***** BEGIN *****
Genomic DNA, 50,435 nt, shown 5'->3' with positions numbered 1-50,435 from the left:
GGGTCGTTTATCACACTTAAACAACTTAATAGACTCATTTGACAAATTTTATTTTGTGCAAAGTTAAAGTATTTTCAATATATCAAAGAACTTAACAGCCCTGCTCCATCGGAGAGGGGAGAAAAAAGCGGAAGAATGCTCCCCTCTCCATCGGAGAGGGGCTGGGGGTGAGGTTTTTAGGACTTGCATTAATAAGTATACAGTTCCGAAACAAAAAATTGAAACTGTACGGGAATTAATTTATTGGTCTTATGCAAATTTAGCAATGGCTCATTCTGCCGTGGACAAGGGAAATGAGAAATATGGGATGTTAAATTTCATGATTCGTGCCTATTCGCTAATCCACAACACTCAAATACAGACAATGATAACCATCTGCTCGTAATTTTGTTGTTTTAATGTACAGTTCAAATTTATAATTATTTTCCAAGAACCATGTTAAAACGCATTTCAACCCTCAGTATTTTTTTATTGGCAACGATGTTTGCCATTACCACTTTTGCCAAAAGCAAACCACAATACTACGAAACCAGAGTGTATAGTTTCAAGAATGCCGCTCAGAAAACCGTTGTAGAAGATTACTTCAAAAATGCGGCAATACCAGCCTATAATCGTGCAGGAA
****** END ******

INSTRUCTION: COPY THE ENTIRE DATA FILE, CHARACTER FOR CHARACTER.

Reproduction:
Genomic DNA, 50,435 nt, shown 5'->3' with positions numbered 1-50,435 from the left:
GGGTCGTTTATCACACTTAAACAACTTAATAGACTCATTTGACAAATTTTATTTTGTGCAAAGTTAAAGTATTTTCAATATATCAAAGAACTTAACAGCCCTGCTCCATCGGAGAGGGGAGAAAAAAGCGGAAGAATGCTCCCCTCTCCATCGGAGAGGGGCTGGGGGTGAGGTTTTTAGGACTTGCATTAATAAGTATACAGTTCCGAAACAAAAAATTGAAACTGTACGGGAATTAATTTATTGGTCTTATGCAAATTTAGCAATGGCTCATTCTGCCGTGGACAAGGGAAATGAGAAATATGGGATGTTAAATTTCATGATTCGTGCCTATTCGCTAATCCACAACACTCAAATACAGACAATGATAACCATCTGCTCGTAATTTTGTTGTTTTAATGTACAGTTCAAATTTATAATTATTTTCCAAGAACCATGTTAAAACGCATTTCAACCCTCAGTATTTTTTTATTGGCAACGATGTTTGCCATTACCACTTTTGCCAAAAGCAAACCACAATACTACGAAACCAGAGTGTATAGTTTCAAGAATGCCGCTCAGAAAACCGTTGTAGAAGATTACTTCAAAAATGCGGCAATACCAGCCTATAATCGTGCAGGAA